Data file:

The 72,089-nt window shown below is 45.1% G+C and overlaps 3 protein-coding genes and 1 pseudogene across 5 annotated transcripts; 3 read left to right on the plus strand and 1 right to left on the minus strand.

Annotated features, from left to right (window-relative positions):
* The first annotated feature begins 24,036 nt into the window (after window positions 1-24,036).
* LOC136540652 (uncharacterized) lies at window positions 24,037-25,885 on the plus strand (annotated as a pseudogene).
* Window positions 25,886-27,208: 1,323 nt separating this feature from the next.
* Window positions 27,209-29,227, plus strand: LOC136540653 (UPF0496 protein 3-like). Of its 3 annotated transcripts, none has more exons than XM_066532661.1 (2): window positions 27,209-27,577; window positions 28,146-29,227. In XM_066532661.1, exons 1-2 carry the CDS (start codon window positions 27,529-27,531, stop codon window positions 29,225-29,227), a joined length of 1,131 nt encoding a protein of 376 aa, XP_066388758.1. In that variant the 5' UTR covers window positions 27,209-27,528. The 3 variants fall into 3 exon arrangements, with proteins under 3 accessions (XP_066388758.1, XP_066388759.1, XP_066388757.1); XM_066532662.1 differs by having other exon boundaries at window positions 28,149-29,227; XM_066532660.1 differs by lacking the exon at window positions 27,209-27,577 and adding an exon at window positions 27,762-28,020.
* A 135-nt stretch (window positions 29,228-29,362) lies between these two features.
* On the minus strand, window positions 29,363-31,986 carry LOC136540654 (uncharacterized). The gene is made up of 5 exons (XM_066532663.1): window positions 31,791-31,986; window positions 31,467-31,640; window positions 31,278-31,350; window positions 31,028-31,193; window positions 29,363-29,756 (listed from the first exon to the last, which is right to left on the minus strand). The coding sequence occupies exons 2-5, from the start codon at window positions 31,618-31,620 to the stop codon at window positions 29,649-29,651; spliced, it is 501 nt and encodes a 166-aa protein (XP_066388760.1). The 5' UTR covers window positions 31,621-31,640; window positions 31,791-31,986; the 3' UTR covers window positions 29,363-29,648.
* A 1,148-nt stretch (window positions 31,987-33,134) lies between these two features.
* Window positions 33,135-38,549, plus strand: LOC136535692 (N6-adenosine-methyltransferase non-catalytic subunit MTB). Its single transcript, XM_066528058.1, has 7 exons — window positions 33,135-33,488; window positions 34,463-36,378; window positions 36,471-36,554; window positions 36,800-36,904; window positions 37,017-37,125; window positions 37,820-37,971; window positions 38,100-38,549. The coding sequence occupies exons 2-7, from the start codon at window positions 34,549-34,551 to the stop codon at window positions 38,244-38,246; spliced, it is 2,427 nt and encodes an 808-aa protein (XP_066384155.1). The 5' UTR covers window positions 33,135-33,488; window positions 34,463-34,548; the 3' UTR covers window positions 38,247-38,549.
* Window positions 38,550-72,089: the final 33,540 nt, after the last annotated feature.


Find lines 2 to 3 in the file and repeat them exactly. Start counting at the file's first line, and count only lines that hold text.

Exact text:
Annotated features, from left to right (window-relative positions):
* The first annotated feature begins 24,036 nt into the window (after window positions 1-24,036).